Postby dav2930 » Wed Apr 17, 2019 8:12 pm

Nice report. Some great photos there. That's one of my favourite ridge walks in the Lakes (Whiteless Pike to Causey Pike), despite the scribbly path :lol:

Surely there'll be plenty of excuses to keep visiting the Lakes? Different routes up old favourites, different seasons, etc. - bagging them all is just the beginning! :)
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dav2930
Mountain Walker
 
Posts: 1286
Munros:237   Corbetts:13
Grahams:10   Donalds:37
Sub 2000:1   Hewitts:161
Wainwrights:214   
Joined: Feb 13, 2015
Location: Cumbria

Re: From Whiteless Pike to Barrow

Postby nigheandonn » Wed Apr 17, 2019 8:22 pm

It was a good day for pictures - they don't show the fierce wind!

I know, but there's so much in Scotland, and so much in the Dales and elsewhere - I've been giving a steady four weekends a year to the lakes, and other weekends away have had to squeeze in anywhere, and I'm actually really looking forward to seeing more of other places. But I will miss it badly too!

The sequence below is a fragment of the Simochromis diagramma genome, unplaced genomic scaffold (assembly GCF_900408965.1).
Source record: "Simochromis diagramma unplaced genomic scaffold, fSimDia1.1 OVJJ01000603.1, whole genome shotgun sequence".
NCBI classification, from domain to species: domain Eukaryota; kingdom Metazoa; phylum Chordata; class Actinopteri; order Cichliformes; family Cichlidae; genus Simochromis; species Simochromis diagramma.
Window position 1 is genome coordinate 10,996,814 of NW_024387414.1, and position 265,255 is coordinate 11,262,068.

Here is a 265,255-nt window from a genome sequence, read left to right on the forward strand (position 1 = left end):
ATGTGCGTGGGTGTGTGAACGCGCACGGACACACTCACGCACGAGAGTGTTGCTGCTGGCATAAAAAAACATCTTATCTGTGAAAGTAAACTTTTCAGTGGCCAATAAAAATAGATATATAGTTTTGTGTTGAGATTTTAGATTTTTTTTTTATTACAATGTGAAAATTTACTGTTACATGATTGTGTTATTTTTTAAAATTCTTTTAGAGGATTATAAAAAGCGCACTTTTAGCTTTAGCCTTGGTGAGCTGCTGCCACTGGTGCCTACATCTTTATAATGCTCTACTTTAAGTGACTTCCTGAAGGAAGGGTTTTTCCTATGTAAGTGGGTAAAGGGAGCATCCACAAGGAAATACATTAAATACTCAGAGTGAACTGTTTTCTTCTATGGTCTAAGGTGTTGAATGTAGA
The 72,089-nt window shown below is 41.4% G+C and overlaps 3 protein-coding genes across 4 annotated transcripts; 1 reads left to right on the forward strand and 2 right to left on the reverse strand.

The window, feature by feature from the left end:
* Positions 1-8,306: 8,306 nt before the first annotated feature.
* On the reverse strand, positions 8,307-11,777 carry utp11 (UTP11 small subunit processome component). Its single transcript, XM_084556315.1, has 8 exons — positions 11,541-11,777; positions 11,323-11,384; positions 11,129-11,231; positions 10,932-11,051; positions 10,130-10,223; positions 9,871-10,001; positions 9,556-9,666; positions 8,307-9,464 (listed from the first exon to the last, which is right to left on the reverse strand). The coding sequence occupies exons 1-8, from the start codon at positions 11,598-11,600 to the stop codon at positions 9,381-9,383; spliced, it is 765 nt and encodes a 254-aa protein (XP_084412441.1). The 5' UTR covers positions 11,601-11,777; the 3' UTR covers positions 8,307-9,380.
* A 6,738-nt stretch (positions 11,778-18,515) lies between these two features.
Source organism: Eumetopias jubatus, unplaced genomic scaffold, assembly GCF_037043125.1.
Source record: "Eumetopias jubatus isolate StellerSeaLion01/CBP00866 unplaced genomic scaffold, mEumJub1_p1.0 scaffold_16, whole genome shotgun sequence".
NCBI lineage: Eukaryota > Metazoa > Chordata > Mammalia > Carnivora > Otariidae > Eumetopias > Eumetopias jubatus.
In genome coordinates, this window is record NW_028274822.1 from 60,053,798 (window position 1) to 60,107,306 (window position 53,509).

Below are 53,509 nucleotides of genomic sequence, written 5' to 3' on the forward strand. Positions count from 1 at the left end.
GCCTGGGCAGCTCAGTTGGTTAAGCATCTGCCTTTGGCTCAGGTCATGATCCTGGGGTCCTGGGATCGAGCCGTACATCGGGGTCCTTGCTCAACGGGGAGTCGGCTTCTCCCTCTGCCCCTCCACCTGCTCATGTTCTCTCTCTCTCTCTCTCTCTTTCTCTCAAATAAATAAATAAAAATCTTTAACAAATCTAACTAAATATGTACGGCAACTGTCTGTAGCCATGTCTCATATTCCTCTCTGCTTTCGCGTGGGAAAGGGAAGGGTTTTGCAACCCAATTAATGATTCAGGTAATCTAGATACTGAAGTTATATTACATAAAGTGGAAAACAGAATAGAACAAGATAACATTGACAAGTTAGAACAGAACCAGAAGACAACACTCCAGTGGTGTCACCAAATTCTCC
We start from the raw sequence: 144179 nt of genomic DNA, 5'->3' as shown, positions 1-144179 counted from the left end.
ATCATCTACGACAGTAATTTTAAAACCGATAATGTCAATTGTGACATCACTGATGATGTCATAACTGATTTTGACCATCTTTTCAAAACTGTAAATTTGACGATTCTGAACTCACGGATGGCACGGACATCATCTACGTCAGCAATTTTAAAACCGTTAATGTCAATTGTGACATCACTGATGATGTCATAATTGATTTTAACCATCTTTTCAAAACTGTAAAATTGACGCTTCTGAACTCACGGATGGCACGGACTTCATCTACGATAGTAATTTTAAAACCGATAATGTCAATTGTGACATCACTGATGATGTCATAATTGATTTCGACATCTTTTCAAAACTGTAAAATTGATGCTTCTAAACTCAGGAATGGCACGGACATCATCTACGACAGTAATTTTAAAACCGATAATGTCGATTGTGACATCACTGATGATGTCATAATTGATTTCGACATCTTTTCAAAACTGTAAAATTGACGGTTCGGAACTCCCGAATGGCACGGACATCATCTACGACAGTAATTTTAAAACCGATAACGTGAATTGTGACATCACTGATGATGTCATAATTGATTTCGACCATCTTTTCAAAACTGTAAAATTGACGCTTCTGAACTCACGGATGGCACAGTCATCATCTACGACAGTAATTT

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nigheandonn
Wanderer
 
Posts: 1113
Munros:19   Corbetts:9
Grahams:7   Donalds:24
Sub 2000:45   Hewitts:128
Wainwrights:204   Islands:31
Joined: Jul 7, 2011
Location: Edinburgh

Re: From Whiteless Pike to Barrow

Postby trailmasher » Sun Apr 21, 2019 6:29 pm

Good report and pics of a great route :clap: and who would not want to come back after viewing such scenery as you did on this walkabout :wink:
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trailmasher
Walker
 
Posts: 1117
Munros:11   
Hewitts:180
Wainwrights:214   
Joined: Nov 26, 2014
Location: Near Appleby - Cumbria

Re: From Whiteless Pike to Barrow

Postby nigheandonn » Sun Apr 21, 2019 9:41 pm

Of course I want to come back. But I want to go everywhere else too!
User avatar
nigheandonn
Wanderer
 
Posts: 1113
Munros:19   Corbetts:9
Grahams:7   Donalds:24
Sub 2000:45   Hewitts:128
Wainwrights:204   Islands:31
Joined: Jul 7, 2011
Location: Edinburgh